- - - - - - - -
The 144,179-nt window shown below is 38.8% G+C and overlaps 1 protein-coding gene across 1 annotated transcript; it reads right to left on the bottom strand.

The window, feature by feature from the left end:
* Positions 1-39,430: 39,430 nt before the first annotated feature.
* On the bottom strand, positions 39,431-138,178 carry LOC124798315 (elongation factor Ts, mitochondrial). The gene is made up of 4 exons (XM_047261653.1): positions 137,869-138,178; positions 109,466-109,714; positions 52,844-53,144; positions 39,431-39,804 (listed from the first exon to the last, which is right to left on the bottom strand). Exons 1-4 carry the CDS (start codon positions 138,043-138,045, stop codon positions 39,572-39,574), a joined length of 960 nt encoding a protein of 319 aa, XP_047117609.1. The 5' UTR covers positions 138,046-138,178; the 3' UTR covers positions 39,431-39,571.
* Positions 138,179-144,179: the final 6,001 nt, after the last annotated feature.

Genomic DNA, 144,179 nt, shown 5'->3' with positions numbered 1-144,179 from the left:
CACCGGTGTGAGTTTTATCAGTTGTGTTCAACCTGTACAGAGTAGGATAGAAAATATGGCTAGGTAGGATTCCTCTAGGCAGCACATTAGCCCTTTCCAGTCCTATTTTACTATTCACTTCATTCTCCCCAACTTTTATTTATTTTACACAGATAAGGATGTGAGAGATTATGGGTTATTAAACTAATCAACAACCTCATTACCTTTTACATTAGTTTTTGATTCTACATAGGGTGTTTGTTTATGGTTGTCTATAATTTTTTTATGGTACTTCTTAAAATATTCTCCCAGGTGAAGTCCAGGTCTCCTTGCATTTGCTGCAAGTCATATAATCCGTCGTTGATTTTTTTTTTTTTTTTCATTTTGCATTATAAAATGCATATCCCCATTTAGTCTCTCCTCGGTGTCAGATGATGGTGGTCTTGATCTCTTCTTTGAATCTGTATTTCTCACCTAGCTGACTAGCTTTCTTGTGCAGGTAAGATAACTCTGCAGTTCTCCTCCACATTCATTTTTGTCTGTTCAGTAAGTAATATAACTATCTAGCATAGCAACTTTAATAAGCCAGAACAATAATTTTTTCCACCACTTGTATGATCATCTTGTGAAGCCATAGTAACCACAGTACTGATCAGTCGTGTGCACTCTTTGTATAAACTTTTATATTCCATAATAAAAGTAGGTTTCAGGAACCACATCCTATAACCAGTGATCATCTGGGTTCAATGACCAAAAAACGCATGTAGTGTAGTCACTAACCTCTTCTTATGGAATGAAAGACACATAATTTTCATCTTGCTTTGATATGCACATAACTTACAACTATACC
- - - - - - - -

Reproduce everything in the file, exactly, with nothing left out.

The 144,179-nt window shown below is 38.8% G+C and overlaps 1 protein-coding gene across 1 annotated transcript; it reads right to left on the bottom strand.

The window, feature by feature from the left end:
* Positions 1-39,430: 39,430 nt before the first annotated feature.
* On the bottom strand, positions 39,431-138,178 carry LOC124798315 (elongation factor Ts, mitochondrial). The gene is made up of 4 exons (XM_047261653.1): positions 137,869-138,178; positions 109,466-109,714; positions 52,844-53,144; positions 39,431-39,804 (listed from the first exon to the last, which is right to left on the bottom strand). Exons 1-4 carry the CDS (start codon positions 138,043-138,045, stop codon positions 39,572-39,574), a joined length of 960 nt encoding a protein of 319 aa, XP_047117609.1. The 5' UTR covers positions 138,046-138,178; the 3' UTR covers positions 39,431-39,571.
* Positions 138,179-144,179: the final 6,001 nt, after the last annotated feature.

Genomic DNA, 144,179 nt, shown 5'->3' with positions numbered 1-144,179 from the left:
CACCGGTGTGAGTTTTATCAGTTGTGTTCAACCTGTACAGAGTAGGATAGAAAATATGGCTAGGTAGGATTCCTCTAGGCAGCACATTAGCCCTTTCCAGTCCTATTTTACTATTCACTTCATTCTCCCCAACTTTTATTTATTTTACACAGATAAGGATGTGAGAGATTATGGGTTATTAAACTAATCAACAACCTCATTACCTTTTACATTAGTTTTTGATTCTACATAGGGTGTTTGTTTATGGTTGTCTATAATTTTTTTATGGTACTTCTTAAAATATTCTCCCAGGTGAAGTCCAGGTCTCCTTGCATTTGCTGCAAGTCATATAATCCGTCGTTGATTTTTTTTTTTTTTTTCATTTTGCATTATAAAATGCATATCCCCATTTAGTCTCTCCTCGGTGTCAGATGATGGTGGTCTTGATCTCTTCTTTGAATCTGTATTTCTCACCTAGCTGACTAGCTTTCTTGTGCAGGTAAGATAACTCTGCAGTTCTCCTCCACATTCATTTTTGTCTGTTCAGTAAGTAATATAACTATCTAGCATAGCAACTTTAATAAGCCAGAACAATAATTTTTTCCACCACTTGTATGATCATCTTGTGAAGCCATAGTAACCACAGTACTGATCAGTCGTGTGCACTCTTTGTATAAACTTTTATATTCCATAATAAAAGTAGGTTTCAGGAACCACATCCTATAACCAGTGATCATCTGGGTTCAATGACCAAAAAACGCATGTAGTGTAGTCACTAACCTCTTCTTATGGAATGAAAGACACATAATTTTCATCTTGCTTTGATATGCACATAACTTACAACTATACC